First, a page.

Look at the following code before you dissect the problem

public static String bytes2hexstring (byte[] b) {

String ret = "";

for (int i = 0; i < b.length; i++) {

String hex = integer.tohexstring (b[i] & 0xFF);

if (hex.length () = = 1) {

Hex = ' 0 ' + hex;

}

RET + = Hex.touppercase ();

}

return ret;

}

Above is the byte[] conversion hex String, note here b[i] & 0xFF will be a byte and 0xFF with the operation, and then use integer.tohexstring to obtain a hexadecimal string, you can see

b[i] & 0xFF operation is still an int, then why and 0xFF to do with the operation? Direct integer.tohexstring (b[i]); Would you like to convert byte strong to int? The answer is No.

The reason for this is:

The size of 1.byte is 8bits and the size of int is 32bits

The 2.java binary is in complement form

================== The following text seems to have a problem ===================

First, we will review the basic theory of computer

Byte is a byte saved with 8 bits, which is 8 0, 1.

The first bit of a 8-bit is the sign bit,

Which means that 0000 0001 represents the number 1.

1000 0000 means-1.

So the positive maximum is 0111 1111, which is the number 127.

Negative numbers up to 1111 1111, that is, numbers-128

This is the binary source code, but in Java is used in the form of complement, the following describes what is the complement

1, anti-code:

If a number is positive, then its inverse code is the same as the original code;

If a number is negative, then the sign bit is 1, the rest of you are the original code to take the reverse;

2, Complement: Using overflow, we can change the subtraction into addition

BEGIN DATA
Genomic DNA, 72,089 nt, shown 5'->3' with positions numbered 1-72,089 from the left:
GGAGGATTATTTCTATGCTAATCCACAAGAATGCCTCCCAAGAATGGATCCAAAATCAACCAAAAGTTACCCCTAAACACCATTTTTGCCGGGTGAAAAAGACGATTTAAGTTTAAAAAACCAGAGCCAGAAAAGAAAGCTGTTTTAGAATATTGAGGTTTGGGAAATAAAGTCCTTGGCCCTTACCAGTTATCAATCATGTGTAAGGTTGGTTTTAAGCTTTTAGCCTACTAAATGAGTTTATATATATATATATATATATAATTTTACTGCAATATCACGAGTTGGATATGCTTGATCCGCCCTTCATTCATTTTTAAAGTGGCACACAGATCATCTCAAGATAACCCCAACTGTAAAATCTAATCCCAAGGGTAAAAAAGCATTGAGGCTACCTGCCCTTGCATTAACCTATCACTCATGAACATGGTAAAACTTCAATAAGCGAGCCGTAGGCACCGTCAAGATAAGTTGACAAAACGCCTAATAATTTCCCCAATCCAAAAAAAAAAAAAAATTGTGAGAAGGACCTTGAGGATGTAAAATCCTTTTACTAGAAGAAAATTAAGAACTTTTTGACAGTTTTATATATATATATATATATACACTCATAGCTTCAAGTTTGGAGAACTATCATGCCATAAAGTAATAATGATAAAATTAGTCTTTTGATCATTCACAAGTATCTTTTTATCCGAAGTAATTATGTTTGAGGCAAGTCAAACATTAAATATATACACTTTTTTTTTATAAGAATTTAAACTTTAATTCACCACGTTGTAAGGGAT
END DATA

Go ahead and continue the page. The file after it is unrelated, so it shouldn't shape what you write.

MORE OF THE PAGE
For decimal numbers, 5 available subtraction is obtained from 9:

9-4=5 because 4+6=10, we can add 6 as a 4 complement.

Rewrite for addition:

9+6=15 (minus the high 1, which is 10) gets 5.

For hexadecimal numbers, the subtraction from C to 5 is available:

C-7=5 because 7+9=16 will be 9 as a complement of 7

Rewrite for addition:

C+9=15 (minus the high 1, which is 16) gets 5.

In the computer, if we use 1 bytes to represent a number, one byte has 8 bits, more than 8 bits go into 1, in memory the case is (100000000), carry 1 is discarded.

⑴ A number is positive, then its original code, anti-code, the same complement

⑵ a number is negative, just the sign bit is 1, the rest of you are the original code inversion, and then the entire number plus 1

-1 of the original code is 10000001

-1 of the anti-code is 11111110

+ 1

-1 of the complement is 11111111

0 of the original code is 00000000

0 of the anti-code is 11111111 (positive zero and negative zero of the same code)

+1

0 of the complement is 100000000 (drop the beginning of 1, positive zero and the same complement of negative zero)

The integer.tohexstring parameter is int, and if you do not &0xff, then when a byte is converted to int, because int is 32 bits, and byte is only 8 bits, then the complement is

For example, the decimal number of the complement 11111111 is 1 to int when converted to 11111111111111111111111111111111 many 1 ah, hehe! That is 0xFFFFFFFF but this number is wrong, and this complement will cause errors.

and 0xFF and after the high 24 bits will be cleared 0, the result is right.

----

A byte in Java, whose range is -128~127, and the integer.tohexstring parameter is int, and if it is not &0xff, then when a byte is converted to int, for negative numbers, a bit extension is done, for example, A byte-1 (or 0xff) will be converted to INT-1 (that is, 0xFFFFFFFF), then the result of conversion is not what we want.

And 0xFF is the default is shaping, so, a byte with 0xFF to join the first to convert that byte into a shaping operation, so that the result of the high 24 bits will always be cleared 0, so the result is always what we want.

Reprinted from Http://www.blogjava.net/orangelizq/archive/2008/07/20/216228.html

[Why]java with 0xFF when byte converts int